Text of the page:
Video New Hampshire Voters Are Independent, Mindful of History

    Once every four years, the northeastern state of New Hampshire becomes the center of the U.S. political universe with its first-in-the-nation presidential primary. What's unusual about New Hampshire is how seriously the voters take their role and the responsibility of being among the first to weigh in on the candidates.
    Video

    Video Chocolate Lovers Get a Sweet History Lesson

    Observed in many countries around the world, Valentine’s Day is sometimes celebrated with chocolate festivals. But at a festival near Washington, the visitors experience a bit more than a sugar rush. They go on a sweet journey through history. VOA’s June Soh takes us to the festival.
    Video

    Video 'Smart' Bandages Could Heal Wounds More Quickly

    Simple bandages are usually seen as the first line of attack in healing small to moderate wounds and burns. But scientists say new synthetic materials with embedded microsensors could turn bandages into a much more valuable tool for emergency physicians. VOA’s George Putic reports.
    Video

    Video Bhutanese Refugees in New Hampshire Closely Watching Primary Election

    They fled their country and lived in refugee camps in neighboring Nepal for decades before being resettled in the northeastern U.S. state of New Hampshire -- now the focus of the U.S. presidential contest. VOA correspondent Aru Pande spoke with members of the Bhutanese community, including new American citizens, about the campaign and the strong anti-immigrant rhetoric of some of the candidates.
    Video

    Video Researchers Use 3-D Printer to Produce Transplantable Body Parts

    Human organ transplants have become fairly common around the world in the past few decades. Researchers at various universities are coordinating their efforts to find solutions -- including teams at the University of Pennsylvania and Rice University in Houston that are experimenting with a 3-D printer -- to make blood vessels and other structures for implant. As VOA’s Greg Flakus reports from Houston, they are also using these artificial body parts to seek ways of defeating cancerous tumors.
    Video

    Video Helping the Blind 'See' Great Art

    There are 285 million blind and visually impaired people in the world who are unable to enjoy visual art at a museum. One New York photographer is trying to fix this situation by making tangible copies of the world’s masterpieces. VOA correspondent Victoria Kupchinetsky was there as visually impaired people got a feel for great art. Joy Wagner narrates her report.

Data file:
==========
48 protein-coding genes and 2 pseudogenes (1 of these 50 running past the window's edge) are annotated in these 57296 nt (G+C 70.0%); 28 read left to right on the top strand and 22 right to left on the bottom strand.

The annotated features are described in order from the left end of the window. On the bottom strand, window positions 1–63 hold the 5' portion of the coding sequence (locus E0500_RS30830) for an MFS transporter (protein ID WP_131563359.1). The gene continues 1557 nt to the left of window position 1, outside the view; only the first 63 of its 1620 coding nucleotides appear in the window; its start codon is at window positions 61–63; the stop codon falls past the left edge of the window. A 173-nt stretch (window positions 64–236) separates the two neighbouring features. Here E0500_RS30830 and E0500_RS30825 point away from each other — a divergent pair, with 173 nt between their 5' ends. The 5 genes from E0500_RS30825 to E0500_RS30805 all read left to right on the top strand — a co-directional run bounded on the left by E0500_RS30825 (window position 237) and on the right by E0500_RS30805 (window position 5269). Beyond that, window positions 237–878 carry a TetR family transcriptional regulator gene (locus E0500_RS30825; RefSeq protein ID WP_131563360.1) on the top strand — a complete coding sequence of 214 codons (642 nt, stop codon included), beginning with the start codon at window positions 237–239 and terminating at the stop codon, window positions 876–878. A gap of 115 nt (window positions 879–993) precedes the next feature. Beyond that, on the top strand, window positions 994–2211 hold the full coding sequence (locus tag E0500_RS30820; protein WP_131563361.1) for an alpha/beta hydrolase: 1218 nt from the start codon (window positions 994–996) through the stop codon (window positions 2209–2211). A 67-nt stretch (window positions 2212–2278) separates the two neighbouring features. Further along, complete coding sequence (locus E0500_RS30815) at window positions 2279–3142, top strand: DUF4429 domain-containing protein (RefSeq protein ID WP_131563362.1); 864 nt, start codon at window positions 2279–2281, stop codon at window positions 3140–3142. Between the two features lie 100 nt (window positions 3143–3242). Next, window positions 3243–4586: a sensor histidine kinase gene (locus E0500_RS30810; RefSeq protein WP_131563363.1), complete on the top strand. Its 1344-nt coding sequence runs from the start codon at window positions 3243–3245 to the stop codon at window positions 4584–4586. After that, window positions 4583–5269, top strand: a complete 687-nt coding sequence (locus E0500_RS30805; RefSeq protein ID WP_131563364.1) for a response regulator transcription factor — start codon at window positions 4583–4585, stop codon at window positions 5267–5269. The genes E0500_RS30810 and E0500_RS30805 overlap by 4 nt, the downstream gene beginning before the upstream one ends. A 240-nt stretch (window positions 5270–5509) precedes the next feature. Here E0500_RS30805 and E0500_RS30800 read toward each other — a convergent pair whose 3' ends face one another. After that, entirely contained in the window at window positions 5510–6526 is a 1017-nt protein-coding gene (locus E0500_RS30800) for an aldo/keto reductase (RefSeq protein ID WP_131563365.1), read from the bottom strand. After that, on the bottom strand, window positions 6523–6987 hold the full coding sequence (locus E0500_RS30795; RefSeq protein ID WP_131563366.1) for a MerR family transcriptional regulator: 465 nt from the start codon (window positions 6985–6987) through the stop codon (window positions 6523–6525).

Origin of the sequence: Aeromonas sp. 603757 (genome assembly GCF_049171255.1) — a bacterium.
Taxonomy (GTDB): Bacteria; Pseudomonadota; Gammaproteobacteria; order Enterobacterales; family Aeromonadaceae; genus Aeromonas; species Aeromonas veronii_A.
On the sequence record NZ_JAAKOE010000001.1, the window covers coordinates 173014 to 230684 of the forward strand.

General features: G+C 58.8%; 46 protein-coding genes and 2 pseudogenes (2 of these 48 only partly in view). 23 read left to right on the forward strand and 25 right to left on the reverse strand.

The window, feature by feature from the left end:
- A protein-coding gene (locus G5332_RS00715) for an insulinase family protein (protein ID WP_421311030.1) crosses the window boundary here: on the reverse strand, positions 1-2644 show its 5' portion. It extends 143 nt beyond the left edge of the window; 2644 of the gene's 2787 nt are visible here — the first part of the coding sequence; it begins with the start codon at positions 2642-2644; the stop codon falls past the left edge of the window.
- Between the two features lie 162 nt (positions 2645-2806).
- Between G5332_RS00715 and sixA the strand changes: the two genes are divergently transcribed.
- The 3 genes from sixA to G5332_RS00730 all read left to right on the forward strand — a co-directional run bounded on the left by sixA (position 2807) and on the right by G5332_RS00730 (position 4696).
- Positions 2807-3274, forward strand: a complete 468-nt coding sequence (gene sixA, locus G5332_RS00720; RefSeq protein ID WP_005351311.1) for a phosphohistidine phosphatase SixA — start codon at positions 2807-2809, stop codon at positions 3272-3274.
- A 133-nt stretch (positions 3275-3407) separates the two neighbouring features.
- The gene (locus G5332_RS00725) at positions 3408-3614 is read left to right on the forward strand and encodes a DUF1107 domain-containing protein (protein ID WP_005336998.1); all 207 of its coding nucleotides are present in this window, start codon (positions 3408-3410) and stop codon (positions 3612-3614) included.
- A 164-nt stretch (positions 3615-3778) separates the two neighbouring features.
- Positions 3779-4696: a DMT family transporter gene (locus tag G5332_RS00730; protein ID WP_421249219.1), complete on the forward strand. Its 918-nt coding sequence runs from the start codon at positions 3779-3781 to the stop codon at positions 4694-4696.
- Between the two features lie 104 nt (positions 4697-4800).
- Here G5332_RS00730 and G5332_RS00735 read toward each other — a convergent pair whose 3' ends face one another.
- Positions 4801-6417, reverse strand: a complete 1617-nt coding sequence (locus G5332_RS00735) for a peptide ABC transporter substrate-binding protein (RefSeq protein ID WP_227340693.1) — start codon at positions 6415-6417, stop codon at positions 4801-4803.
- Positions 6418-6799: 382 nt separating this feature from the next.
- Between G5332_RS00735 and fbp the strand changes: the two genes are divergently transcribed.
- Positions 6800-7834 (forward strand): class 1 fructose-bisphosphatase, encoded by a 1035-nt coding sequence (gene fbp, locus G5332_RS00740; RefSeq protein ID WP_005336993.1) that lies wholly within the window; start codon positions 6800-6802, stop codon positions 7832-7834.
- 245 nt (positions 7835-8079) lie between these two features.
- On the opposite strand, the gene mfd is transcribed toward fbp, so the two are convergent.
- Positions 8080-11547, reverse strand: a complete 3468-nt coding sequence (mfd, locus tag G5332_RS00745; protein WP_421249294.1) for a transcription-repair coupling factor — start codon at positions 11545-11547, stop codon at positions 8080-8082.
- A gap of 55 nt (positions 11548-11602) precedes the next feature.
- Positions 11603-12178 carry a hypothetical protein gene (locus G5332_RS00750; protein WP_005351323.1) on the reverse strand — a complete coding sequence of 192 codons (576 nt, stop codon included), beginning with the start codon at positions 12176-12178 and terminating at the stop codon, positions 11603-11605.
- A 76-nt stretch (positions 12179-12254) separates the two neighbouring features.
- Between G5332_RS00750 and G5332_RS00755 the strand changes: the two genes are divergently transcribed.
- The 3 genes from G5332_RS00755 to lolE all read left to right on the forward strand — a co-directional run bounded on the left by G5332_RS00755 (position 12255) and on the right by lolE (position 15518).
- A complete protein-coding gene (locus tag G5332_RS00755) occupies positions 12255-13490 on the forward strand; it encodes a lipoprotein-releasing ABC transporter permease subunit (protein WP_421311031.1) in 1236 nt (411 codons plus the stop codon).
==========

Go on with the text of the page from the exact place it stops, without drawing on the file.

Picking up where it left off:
Video

    Video Sanders, Clinton Battle for Young Democratic Vote

    Despite a narrow loss to former Secretary of State Hillary Clinton in last week's Iowa Democratic caucuses, Vermont Senator Bernie Sanders secured more than 80 percent of the vote among those between the ages of 18 and 29. VOA correspondent Aru Pande talks to Democrats in New Hampshire about who they are leaning towards and why in this week's primary.
    Video

    Video German Artists to Memorialize Refugees With Life Jacket Exhibit

    Sold in every kind of shop in some Turkish port towns, life jackets have become a symbol of the refugee crisis that brought a million people to Europe in 2015.  On the shores of Lesbos, Greece, German artists collect discarded life jackets as they prepare an art installation they plan to display in Germany.  For VOA, Hamada Elrasam has this report from Lesbos, Greece.
    Video

    Video E-readers Help Ease Africa's Book Shortage

    Millions of people in Africa can't read, and there's a chronic shortage of books. A non-profit organization called Worldreader is trying to help change all that one e-reader at a time. VOA’s Deborah Block tells us about a girls' school in Nairobi, Kenya where Worldreader is making a difference.
    Video

    Video Genius Lets World Share Its Knowledge

    Inspired by crowdsourcing companies like Wikipedia, Genius allows anyone to edit anything on the web, using its web annotation tool
    Video

    Video In Philippines, Mixed Feelings About Greater US Military Presence

    In the Philippines, some who will be directly affected by a recent Supreme Court decision clearing the way for more United States troop visits are having mixed reactions.  The increased rotations come at a time when the Philippines is trying to build up its military in the face of growing maritime assertiveness from China.  From Bahile, Palawan on the coast of the South China Sea, Simone Orendain has this story.
    Video

    Video Microcephaly's Connection to Zika: Guilty Until Proven Innocent

    The Zika virus rarely causes problems for the people who get it, but it seems to be having a devastating impact on babies whose mothers are infected with Zika. VOA's Carol Pearson has more.
    Video

    Video Stunning Artworks Attract Record Crowds, Thanks to Social Media

    A new exhibit at the oldest art museum in America is shattering attendance records. Thousands of visitors are lining up to see nine giant works of art that have gotten a much-deserved shot of viral marketing. The 150-year-old Smithsonian American Art Museum has never had a response quite like this. VOA's Julie Taboh reports.